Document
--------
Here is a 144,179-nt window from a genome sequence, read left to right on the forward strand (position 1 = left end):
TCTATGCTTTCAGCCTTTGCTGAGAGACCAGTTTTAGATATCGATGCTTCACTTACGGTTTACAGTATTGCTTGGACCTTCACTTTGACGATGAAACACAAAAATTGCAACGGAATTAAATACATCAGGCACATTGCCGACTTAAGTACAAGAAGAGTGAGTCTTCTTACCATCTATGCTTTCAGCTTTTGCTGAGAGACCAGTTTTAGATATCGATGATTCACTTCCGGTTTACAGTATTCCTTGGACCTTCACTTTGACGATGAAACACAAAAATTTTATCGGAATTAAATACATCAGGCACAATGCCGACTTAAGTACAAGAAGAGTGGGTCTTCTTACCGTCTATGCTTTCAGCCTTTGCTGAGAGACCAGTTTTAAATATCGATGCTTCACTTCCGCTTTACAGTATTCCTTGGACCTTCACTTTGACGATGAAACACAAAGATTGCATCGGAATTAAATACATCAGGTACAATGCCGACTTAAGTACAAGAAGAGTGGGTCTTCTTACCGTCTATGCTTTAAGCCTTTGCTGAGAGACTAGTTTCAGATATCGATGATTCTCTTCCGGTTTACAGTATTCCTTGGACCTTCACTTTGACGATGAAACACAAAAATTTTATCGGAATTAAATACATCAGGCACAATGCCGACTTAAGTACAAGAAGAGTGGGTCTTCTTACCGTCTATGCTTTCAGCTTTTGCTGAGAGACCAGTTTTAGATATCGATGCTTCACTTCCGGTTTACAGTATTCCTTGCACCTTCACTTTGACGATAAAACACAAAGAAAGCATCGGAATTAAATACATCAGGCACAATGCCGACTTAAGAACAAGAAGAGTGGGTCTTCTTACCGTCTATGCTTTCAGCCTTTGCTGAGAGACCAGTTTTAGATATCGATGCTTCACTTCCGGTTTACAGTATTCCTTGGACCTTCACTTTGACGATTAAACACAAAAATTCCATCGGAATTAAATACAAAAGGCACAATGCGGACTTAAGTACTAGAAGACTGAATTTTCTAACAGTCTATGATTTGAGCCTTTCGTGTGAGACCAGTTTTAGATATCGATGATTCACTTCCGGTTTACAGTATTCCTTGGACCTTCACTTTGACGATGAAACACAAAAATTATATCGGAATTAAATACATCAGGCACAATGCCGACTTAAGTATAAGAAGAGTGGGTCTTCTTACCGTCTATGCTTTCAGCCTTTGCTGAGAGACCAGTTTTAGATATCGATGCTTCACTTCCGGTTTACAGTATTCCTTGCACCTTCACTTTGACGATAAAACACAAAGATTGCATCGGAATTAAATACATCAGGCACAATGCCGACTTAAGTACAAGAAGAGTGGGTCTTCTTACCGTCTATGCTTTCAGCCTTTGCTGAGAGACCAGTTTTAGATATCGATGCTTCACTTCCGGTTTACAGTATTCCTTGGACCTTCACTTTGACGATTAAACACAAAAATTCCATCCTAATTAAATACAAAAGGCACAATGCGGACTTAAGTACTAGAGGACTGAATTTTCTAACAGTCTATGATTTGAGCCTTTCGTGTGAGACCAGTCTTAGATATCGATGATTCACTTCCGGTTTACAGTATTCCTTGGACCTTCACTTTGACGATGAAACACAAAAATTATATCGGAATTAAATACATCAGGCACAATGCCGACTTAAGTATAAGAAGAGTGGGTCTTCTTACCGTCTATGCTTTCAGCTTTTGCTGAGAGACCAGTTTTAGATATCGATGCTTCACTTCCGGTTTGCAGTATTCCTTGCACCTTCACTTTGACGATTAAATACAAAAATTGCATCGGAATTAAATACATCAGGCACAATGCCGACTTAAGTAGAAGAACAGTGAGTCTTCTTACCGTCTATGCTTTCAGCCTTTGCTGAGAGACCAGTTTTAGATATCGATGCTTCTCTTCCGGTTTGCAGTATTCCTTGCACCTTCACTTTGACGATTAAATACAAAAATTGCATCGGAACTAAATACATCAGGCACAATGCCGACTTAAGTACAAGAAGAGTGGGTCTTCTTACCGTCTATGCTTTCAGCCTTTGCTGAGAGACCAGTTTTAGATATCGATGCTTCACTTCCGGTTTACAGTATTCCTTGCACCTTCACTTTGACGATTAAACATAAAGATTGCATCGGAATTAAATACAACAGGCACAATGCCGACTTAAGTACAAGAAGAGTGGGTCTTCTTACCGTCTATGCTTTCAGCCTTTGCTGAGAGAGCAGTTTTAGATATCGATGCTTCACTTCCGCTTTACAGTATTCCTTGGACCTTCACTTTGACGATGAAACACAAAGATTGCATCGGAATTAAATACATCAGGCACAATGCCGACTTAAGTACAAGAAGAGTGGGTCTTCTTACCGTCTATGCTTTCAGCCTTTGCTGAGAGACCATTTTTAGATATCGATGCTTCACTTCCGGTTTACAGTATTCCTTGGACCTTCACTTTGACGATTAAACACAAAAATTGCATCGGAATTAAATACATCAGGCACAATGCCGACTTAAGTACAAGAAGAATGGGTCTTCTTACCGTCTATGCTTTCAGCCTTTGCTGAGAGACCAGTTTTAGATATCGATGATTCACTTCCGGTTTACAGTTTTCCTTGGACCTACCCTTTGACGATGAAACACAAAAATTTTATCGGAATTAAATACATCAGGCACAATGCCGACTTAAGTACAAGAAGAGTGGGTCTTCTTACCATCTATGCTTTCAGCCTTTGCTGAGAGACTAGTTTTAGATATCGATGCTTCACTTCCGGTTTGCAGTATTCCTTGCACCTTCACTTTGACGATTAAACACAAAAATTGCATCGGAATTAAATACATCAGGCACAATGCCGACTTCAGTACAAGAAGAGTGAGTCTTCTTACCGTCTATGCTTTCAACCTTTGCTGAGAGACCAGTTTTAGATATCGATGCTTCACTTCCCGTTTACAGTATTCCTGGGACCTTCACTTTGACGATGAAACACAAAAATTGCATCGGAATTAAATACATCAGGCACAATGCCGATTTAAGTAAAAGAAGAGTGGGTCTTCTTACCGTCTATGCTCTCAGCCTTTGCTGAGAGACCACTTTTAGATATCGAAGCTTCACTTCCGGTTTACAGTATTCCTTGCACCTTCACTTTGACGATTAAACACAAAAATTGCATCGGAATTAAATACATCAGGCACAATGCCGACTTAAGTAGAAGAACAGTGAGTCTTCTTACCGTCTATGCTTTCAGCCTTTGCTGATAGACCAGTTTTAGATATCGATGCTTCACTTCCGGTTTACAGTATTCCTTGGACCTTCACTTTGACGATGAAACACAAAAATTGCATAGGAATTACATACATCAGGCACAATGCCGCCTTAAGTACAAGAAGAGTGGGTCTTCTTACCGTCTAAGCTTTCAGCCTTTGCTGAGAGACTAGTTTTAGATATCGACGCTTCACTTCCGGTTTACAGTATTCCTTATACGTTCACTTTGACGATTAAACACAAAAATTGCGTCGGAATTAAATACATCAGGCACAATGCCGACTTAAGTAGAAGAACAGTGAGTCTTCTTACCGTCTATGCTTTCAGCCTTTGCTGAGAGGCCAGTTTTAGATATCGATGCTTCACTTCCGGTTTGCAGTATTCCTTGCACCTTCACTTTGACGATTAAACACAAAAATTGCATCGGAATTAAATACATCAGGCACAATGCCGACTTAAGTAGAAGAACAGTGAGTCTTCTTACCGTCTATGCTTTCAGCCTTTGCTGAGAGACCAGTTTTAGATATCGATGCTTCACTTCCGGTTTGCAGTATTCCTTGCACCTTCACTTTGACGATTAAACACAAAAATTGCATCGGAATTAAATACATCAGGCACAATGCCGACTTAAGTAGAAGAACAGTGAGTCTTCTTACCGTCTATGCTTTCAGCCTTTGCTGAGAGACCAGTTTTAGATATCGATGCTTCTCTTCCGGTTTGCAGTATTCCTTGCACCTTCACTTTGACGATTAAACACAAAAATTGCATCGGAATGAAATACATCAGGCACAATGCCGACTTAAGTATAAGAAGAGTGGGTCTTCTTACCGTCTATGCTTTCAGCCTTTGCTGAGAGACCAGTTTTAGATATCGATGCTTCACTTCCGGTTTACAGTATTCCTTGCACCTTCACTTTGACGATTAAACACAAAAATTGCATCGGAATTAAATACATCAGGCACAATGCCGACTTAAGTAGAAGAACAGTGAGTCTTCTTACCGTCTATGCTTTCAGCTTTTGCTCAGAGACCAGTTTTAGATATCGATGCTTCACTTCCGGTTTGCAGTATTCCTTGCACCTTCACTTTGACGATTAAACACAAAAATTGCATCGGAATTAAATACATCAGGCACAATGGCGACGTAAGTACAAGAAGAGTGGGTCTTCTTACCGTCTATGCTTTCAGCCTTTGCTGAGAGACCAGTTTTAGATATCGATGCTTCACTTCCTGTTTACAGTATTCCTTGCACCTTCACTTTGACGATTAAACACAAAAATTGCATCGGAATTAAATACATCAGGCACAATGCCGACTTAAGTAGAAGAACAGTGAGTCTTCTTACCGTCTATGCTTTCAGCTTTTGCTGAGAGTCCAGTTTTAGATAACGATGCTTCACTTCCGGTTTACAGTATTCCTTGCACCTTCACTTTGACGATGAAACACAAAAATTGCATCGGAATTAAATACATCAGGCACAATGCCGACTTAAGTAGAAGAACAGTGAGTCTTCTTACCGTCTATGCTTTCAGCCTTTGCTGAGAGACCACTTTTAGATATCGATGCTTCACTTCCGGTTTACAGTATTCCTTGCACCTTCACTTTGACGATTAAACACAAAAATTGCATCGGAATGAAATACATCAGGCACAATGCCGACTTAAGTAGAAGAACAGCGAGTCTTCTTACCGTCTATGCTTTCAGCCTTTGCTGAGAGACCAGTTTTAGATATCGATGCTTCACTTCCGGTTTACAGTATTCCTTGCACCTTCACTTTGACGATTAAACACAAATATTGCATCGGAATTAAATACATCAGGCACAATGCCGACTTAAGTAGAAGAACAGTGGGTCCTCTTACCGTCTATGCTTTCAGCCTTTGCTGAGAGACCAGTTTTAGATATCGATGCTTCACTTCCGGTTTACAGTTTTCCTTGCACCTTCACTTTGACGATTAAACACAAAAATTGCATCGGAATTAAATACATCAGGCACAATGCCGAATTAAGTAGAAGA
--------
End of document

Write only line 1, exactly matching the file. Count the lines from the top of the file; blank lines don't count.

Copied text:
Here is a 144,179-nt window from a genome sequence, read left to right on the forward strand (position 1 = left end):